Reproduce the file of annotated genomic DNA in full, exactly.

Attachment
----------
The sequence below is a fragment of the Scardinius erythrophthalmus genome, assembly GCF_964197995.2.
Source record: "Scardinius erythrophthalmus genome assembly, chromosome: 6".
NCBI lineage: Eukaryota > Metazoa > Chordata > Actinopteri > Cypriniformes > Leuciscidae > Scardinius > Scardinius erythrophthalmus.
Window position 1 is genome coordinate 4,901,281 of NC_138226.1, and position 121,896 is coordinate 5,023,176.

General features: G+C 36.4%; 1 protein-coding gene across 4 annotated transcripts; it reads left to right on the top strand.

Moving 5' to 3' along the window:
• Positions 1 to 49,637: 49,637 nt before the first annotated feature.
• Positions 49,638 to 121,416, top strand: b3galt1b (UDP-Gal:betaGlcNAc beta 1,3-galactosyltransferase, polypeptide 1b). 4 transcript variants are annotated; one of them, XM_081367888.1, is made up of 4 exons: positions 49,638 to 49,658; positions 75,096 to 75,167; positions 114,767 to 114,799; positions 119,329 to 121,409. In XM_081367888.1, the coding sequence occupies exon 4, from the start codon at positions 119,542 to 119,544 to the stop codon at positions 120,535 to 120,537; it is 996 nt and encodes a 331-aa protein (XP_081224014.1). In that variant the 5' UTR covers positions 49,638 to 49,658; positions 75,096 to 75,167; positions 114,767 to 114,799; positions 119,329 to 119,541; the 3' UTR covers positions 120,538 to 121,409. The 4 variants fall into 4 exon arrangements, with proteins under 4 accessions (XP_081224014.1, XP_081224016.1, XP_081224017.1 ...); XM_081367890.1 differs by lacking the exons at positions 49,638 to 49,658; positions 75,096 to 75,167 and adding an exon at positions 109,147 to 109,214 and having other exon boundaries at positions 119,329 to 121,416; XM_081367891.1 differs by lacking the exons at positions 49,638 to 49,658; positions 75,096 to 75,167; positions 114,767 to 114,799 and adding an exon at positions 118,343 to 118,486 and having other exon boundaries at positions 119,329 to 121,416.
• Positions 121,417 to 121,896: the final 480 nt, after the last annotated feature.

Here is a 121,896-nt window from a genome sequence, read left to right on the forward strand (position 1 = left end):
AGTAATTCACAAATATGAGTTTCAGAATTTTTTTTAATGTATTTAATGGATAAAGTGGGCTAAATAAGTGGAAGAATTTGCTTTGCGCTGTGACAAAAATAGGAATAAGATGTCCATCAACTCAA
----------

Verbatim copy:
The sequence below is a fragment of the Scardinius erythrophthalmus genome, assembly GCF_964197995.2.
Source record: "Scardinius erythrophthalmus genome assembly, chromosome: 6".
NCBI lineage: Eukaryota > Metazoa > Chordata > Actinopteri > Cypriniformes > Leuciscidae > Scardinius > Scardinius erythrophthalmus.
Window position 1 is genome coordinate 4,901,281 of NC_138226.1, and position 121,896 is coordinate 5,023,176.

General features: G+C 36.4%; 1 protein-coding gene across 4 annotated transcripts; it reads left to right on the top strand.

Moving 5' to 3' along the window:
• Positions 1 to 49,637: 49,637 nt before the first annotated feature.
• Positions 49,638 to 121,416, top strand: b3galt1b (UDP-Gal:betaGlcNAc beta 1,3-galactosyltransferase, polypeptide 1b). 4 transcript variants are annotated; one of them, XM_081367888.1, is made up of 4 exons: positions 49,638 to 49,658; positions 75,096 to 75,167; positions 114,767 to 114,799; positions 119,329 to 121,409. In XM_081367888.1, the coding sequence occupies exon 4, from the start codon at positions 119,542 to 119,544 to the stop codon at positions 120,535 to 120,537; it is 996 nt and encodes a 331-aa protein (XP_081224014.1). In that variant the 5' UTR covers positions 49,638 to 49,658; positions 75,096 to 75,167; positions 114,767 to 114,799; positions 119,329 to 119,541; the 3' UTR covers positions 120,538 to 121,409. The 4 variants fall into 4 exon arrangements, with proteins under 4 accessions (XP_081224014.1, XP_081224016.1, XP_081224017.1 ...); XM_081367890.1 differs by lacking the exons at positions 49,638 to 49,658; positions 75,096 to 75,167 and adding an exon at positions 109,147 to 109,214 and having other exon boundaries at positions 119,329 to 121,416; XM_081367891.1 differs by lacking the exons at positions 49,638 to 49,658; positions 75,096 to 75,167; positions 114,767 to 114,799 and adding an exon at positions 118,343 to 118,486 and having other exon boundaries at positions 119,329 to 121,416.
• Positions 121,417 to 121,896: the final 480 nt, after the last annotated feature.

Here is a 121,896-nt window from a genome sequence, read left to right on the forward strand (position 1 = left end):
AGTAATTCACAAATATGAGTTTCAGAATTTTTTTTAATGTATTTAATGGATAAAGTGGGCTAAATAAGTGGAAGAATTTGCTTTGCGCTGTGACAAAAATAGGAATAAGATGTCCATCAACTCAA